VERLYN KLINKENBORG of the NY Times hopes iTunes can remain independent from the machinations of the major labels:
- This new innovation is almost certainly going to set off a surge of new buying. Some of us will be filling in the CD-size gaps in our collections, but a lot of us will be going back and buying only individual songs. Why buy all of “Wheels of Fire” when you can buy “Crossroads” for 99 cents?
In its all-out war against file swapping, the recording industry has done itself a lot of damage. It has alienated its ideal audience – young people who live and breathe music – by being way behind the technological curve and by repeatedly sounding as if its main job was law enforcement rather than selling music. You don’t have to be a 19-year-old college student to sense that there’s something indecent in the concentration of the recording industry over the past decade and in the homogenization of its products.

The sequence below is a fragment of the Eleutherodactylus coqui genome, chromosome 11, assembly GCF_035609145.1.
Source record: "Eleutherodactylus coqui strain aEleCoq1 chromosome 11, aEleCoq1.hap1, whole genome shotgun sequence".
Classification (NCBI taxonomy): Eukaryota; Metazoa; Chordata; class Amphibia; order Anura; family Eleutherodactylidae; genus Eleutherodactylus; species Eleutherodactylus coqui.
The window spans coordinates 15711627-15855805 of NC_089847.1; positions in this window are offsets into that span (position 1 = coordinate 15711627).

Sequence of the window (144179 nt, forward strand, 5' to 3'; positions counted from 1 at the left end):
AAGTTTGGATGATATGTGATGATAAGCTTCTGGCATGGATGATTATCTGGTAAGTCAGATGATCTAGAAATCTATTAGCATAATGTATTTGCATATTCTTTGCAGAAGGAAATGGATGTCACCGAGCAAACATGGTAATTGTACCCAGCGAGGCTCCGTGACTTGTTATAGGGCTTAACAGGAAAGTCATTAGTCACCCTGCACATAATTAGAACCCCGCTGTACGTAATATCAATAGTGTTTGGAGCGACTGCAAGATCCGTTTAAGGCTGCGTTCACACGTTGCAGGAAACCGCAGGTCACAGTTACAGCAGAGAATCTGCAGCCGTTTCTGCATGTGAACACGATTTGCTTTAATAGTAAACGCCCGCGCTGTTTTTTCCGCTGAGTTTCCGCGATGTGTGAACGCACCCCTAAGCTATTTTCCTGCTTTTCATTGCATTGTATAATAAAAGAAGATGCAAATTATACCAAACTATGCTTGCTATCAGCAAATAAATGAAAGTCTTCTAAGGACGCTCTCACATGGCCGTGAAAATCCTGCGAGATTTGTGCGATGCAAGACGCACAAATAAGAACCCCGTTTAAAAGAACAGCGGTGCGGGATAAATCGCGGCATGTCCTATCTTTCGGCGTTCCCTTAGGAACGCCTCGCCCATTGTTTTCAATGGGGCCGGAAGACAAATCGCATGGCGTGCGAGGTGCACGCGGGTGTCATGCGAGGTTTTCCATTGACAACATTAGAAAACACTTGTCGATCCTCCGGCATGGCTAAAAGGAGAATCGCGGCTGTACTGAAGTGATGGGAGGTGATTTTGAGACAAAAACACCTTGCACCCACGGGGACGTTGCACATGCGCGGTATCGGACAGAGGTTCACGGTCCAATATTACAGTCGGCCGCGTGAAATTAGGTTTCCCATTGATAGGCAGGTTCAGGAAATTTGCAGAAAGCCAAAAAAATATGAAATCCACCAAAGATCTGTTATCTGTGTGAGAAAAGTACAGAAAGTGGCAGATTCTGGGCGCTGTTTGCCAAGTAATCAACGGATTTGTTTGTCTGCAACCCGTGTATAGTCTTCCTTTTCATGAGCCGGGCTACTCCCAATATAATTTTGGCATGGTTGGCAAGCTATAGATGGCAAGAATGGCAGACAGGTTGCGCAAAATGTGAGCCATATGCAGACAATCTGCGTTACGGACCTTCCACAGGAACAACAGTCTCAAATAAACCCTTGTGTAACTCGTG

Once the iTunes Music Store starts selling CD’s from small, independent labels, it stands a fair chance of increasing competition for the giant labels. The question is whether the giants will know a good thing when they see it and whether they can keep themselves from pressuring Apple to limit its music listings, as well as the freedom of consumers to copy what they download. The success of this service will ultimately depend on keeping it as independent as possible, serving music listeners, for once, instead of only the needs of the recording industry.
And as to his question about Wheels of Fire: the answer is “White Room,” “Born Under a Bad Sign,” “Spoonful” and “Toad.”